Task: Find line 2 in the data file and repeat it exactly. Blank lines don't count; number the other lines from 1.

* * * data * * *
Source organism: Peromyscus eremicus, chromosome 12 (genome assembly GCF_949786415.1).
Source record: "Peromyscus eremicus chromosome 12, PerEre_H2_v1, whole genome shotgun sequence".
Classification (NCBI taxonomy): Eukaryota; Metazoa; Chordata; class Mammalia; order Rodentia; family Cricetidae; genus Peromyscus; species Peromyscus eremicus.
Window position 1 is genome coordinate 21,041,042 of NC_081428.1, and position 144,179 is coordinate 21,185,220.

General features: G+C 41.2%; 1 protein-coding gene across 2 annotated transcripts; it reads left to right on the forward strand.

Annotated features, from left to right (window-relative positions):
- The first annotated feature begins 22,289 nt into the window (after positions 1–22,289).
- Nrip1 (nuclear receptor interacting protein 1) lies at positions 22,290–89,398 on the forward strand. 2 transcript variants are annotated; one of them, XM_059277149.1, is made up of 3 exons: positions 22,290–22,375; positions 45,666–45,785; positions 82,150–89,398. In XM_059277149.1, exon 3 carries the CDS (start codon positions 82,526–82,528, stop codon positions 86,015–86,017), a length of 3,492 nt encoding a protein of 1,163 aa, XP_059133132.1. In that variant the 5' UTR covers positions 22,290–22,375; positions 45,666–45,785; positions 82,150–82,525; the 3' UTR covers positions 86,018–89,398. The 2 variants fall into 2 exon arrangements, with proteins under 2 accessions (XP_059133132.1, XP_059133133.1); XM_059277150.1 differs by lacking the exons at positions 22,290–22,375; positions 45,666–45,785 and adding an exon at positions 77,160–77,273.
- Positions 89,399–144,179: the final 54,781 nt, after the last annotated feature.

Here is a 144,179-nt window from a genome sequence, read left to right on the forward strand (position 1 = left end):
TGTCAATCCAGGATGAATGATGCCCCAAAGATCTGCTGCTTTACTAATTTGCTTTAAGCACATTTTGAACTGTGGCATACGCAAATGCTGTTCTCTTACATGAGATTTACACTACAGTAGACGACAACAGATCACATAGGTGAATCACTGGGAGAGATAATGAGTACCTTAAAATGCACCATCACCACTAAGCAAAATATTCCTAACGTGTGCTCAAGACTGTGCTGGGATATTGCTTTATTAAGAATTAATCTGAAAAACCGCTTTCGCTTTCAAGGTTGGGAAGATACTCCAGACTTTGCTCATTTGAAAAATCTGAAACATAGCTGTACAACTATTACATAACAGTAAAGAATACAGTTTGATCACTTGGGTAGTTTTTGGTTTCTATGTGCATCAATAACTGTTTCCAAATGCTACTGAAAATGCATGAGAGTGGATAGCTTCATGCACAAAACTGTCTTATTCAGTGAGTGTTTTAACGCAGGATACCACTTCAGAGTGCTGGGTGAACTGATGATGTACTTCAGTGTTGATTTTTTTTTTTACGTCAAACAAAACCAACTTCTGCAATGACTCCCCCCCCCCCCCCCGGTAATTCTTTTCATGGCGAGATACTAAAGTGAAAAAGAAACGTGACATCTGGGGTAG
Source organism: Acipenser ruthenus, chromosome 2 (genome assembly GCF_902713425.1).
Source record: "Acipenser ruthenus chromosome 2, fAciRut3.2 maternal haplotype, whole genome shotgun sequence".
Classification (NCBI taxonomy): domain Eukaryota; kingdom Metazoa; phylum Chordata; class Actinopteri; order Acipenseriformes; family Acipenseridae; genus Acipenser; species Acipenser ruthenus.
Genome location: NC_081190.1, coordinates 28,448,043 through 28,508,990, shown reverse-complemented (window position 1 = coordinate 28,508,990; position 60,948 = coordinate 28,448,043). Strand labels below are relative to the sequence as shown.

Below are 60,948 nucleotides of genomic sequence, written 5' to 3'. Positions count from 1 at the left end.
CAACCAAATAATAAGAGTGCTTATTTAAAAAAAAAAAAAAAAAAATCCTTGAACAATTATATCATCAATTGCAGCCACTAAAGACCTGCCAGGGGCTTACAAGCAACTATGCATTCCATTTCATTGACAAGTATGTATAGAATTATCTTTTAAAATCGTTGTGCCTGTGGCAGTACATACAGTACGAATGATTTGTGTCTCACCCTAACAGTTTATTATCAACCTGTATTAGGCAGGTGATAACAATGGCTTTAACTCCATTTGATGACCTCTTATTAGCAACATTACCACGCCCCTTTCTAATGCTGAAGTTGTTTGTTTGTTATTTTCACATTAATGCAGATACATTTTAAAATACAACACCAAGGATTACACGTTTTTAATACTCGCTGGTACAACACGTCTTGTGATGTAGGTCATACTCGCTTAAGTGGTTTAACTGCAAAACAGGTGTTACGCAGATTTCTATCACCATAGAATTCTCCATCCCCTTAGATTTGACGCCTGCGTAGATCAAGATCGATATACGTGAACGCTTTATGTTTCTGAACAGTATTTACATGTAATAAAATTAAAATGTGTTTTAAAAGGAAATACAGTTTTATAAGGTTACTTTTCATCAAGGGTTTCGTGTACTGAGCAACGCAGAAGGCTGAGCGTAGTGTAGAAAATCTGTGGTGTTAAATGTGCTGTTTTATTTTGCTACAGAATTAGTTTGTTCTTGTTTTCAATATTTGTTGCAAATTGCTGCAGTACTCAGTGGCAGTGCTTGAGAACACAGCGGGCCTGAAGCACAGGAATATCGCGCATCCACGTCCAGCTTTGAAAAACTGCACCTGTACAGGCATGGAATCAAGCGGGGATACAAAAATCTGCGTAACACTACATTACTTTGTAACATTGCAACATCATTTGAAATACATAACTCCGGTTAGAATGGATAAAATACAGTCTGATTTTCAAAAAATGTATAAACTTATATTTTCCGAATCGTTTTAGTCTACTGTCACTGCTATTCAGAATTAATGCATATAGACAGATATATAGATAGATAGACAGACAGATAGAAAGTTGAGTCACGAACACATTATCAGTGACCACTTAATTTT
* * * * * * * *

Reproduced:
Source record: "Peromyscus eremicus chromosome 12, PerEre_H2_v1, whole genome shotgun sequence".